Music Radar has run a new interview with astrophysicist Brian May who also happens to play guitar for Queen. In the article, May talks about Golden Days, his collaboration with vocalist Kerry Ellis (including what’s behind their version of the Gary Moore classic “Parisienne Walkways”), the mystery of riff writing, and the role of guitar in popular music:

Guitar can do lots of stuff: it can make the nice background, it can make a nice rhythm bed for things to lie on. But post-Hendrix, (the guitar) is a voice which demands to be heard in the same way that a human voice demands to be heard.

Read more and give a listen to a May/Ellis track at MR.

Right here.


We here at Pointy Guitar just love a good list. Luckily, Guitar World has come to entertain us with “The Top 30 12-String Guitar Songs of All Time.” In addition to predictable double course icons like Led Zeppelin and The Byrds, the article cites some more off the wall choices like #22, Mahavishnu Orchestra’s “You Know You Know”:

‘You Know You Know’ off their first album stands out as guitarist John McLaughlin’s shining moment with the instrument. Fun fact: This song was later sampled by both Mos Def and Massive Attack.

(You were wondering how Mos Def and Massive Attack would make it to the pages if of PG weren’t you?)

And #23, Queen’s “’39”:

Brian May’s massive-sounding 12-string acoustic is an integral part of this sci-fi masterpiece about a group of astronauts who set out on what they think is a one-year journey, but when they get back, they realize they’ve been gone for 100 years. They simply don’t write Einstein allusions like this anymore.

Read about all 30 (and listen to many) at GW. 

Right here.

Brian Harold May

Brian Harold May

Here’s a 1991 ad for Maxima Gold Strings (name changed to Optima in the early 2000s) featuring Brian May. That year was a monumental one for Queen, of course: In February the band released Innuendo, an excellent return to form and final chapter for vocalist Freddie Mercury who died in November. Ad pulled from Guitar World, May 1991.

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Brian Harold May CBE

Though Brian May wasn’t incredibly active musically in ’02 (he made a few guest appearances on other artists’ recordings and, oh yeah, played “God Save the Queen” on the roof of Buckingham Palace), he was still appearing in full page ads. This Korg ad was one of two in Guitar World, March 2002. (See the other here.)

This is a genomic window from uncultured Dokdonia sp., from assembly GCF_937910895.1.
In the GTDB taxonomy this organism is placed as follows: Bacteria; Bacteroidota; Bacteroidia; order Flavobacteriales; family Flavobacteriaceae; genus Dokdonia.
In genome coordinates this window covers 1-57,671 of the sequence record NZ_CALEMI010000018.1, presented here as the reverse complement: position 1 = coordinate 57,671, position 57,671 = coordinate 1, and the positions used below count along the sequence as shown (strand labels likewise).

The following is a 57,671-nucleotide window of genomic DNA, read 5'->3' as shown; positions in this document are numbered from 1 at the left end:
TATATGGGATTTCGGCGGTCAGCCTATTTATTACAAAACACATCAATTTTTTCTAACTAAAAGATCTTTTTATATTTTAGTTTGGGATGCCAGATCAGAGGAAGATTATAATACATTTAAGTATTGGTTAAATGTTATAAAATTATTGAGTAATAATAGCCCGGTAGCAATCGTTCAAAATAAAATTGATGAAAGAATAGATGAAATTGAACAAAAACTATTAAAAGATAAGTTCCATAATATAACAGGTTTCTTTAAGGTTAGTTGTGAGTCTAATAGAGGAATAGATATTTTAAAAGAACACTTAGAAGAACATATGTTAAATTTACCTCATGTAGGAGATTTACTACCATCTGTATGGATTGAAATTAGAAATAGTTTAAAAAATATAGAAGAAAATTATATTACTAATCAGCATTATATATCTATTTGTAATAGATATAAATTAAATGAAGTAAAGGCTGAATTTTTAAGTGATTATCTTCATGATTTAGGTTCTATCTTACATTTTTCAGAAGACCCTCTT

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Brian May Signature model

Brian May’s “Red Special” has a long and multifaceted history. The instrument has been mass produced by the guitarist’s own Brian May Guitars since 2004. Prior to that versions of the iconic axe were manufactured by Guild (as shown in this DiMarzio ad from ’85) and by Burns, as shown here. Scanned from Guitar World, March 2002.

Are your guitars members of the family to the point that they have nicknames? Guitar Muse is running an article chronicling some storied instruments that are recognizable by moniker. The summary includes Tony Iommi’s “Old Boy,” Willie Nelson’s “Trigger,” and Yngwie Malmsteen’s “The Duck,” about which they note:

When Yngwie purchased it, as a teen, it was Olympic White in color. Since then The Duck has seen a new paint job, several pickup changes (all Seymour Duncans), new frets (after a fan threw a bottle at the guitar and popped off the 17th fret), at least 6 neck (due to headstock breakage) changes.

And check out this fact about Brian May’s “Red Special”:

(T)he guitar has been “upgraded” and repaired a few times. In 1998 and 2005 it was refinished and had some other cosmetic work done on it, and later the zero fret was replaced. The other frets have not been touched.

Read about them all at GM.

Right here.

In the past few days we’ve lost Dick Clark, Levon Helm, Men at Work’s Greg Ham, and now influential British guitarist Bert Weedon. Though perhaps known more anecdotally in America, Weedon was a giant figure in the U.K. From BBC News:

As a solo guitarist, he had many hits, including Guitar Boogie Shuffle, Apache and Nashville Boogie. In 1976 he became the first solo guitar player to top the Official Top 40 album charts with 22 Golden Guitar Greats.

Weedon’s Play in a Day instruction book was also significant in the development of a generation of guitarists. In a sidebar of the BBC article, Guitar Techniques Magazine Editor Neville Marten sums up:

Bert may be best remembered as a teacher. With ‘students’ that number Eric Clapton, Brian May, Sting, Pete Townshend, John Lennon, Paul McCartney and countless others, Weedon could well be described as the most genuinely influential guitarist of all time.

Read more at BBC.

Right here.